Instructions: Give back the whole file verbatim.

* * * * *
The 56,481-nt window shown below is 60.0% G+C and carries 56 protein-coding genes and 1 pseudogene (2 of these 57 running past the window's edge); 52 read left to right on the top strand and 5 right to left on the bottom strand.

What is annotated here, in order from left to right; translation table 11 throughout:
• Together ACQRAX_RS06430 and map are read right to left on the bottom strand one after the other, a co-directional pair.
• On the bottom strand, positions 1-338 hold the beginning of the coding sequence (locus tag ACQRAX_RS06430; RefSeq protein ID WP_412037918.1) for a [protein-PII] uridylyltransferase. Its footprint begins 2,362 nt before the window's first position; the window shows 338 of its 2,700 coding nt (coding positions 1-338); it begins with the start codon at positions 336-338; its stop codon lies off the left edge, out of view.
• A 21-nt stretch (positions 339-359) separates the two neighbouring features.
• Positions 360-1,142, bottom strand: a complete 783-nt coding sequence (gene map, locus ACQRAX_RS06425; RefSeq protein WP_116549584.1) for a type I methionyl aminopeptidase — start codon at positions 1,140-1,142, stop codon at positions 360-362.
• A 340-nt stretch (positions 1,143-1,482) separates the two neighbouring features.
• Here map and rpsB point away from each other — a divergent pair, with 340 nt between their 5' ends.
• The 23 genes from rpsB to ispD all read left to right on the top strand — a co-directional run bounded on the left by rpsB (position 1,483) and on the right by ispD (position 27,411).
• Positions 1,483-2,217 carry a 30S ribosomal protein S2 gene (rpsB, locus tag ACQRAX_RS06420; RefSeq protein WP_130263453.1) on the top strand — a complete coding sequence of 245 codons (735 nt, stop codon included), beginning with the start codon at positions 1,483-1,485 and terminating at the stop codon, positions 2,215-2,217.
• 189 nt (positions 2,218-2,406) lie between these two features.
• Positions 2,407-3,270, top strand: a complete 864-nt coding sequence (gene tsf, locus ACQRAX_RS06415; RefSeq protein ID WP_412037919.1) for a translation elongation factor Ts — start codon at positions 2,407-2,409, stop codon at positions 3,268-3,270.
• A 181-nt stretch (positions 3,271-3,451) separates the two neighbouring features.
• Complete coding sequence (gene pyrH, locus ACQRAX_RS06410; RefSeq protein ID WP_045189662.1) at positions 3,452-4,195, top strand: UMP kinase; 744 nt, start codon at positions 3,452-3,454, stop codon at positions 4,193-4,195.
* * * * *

The 56,481-nt window shown below is 60.0% G+C and carries 56 protein-coding genes and 1 pseudogene (2 of these 57 running past the window's edge); 52 read left to right on the top strand and 5 right to left on the bottom strand.

What is annotated here, in order from left to right; translation table 11 throughout:
• Together ACQRAX_RS06430 and map are read right to left on the bottom strand one after the other, a co-directional pair.
• On the bottom strand, positions 1-338 hold the beginning of the coding sequence (locus tag ACQRAX_RS06430; RefSeq protein ID WP_412037918.1) for a [protein-PII] uridylyltransferase. Its footprint begins 2,362 nt before the window's first position; the window shows 338 of its 2,700 coding nt (coding positions 1-338); it begins with the start codon at positions 336-338; its stop codon lies off the left edge, out of view.
• A 21-nt stretch (positions 339-359) separates the two neighbouring features.
• Positions 360-1,142, bottom strand: a complete 783-nt coding sequence (gene map, locus ACQRAX_RS06425; RefSeq protein WP_116549584.1) for a type I methionyl aminopeptidase — start codon at positions 1,140-1,142, stop codon at positions 360-362.
• A 340-nt stretch (positions 1,143-1,482) separates the two neighbouring features.
• Here map and rpsB point away from each other — a divergent pair, with 340 nt between their 5' ends.
• The 23 genes from rpsB to ispD all read left to right on the top strand — a co-directional run bounded on the left by rpsB (position 1,483) and on the right by ispD (position 27,411).
• Positions 1,483-2,217 carry a 30S ribosomal protein S2 gene (rpsB, locus tag ACQRAX_RS06420; RefSeq protein WP_130263453.1) on the top strand — a complete coding sequence of 245 codons (735 nt, stop codon included), beginning with the start codon at positions 1,483-1,485 and terminating at the stop codon, positions 2,215-2,217.
• 189 nt (positions 2,218-2,406) lie between these two features.
• Positions 2,407-3,270, top strand: a complete 864-nt coding sequence (gene tsf, locus ACQRAX_RS06415; RefSeq protein ID WP_412037919.1) for a translation elongation factor Ts — start codon at positions 2,407-2,409, stop codon at positions 3,268-3,270.
• A 181-nt stretch (positions 3,271-3,451) separates the two neighbouring features.
• Complete coding sequence (gene pyrH, locus ACQRAX_RS06410; RefSeq protein ID WP_045189662.1) at positions 3,452-4,195, top strand: UMP kinase; 744 nt, start codon at positions 3,452-3,454, stop codon at positions 4,193-4,195.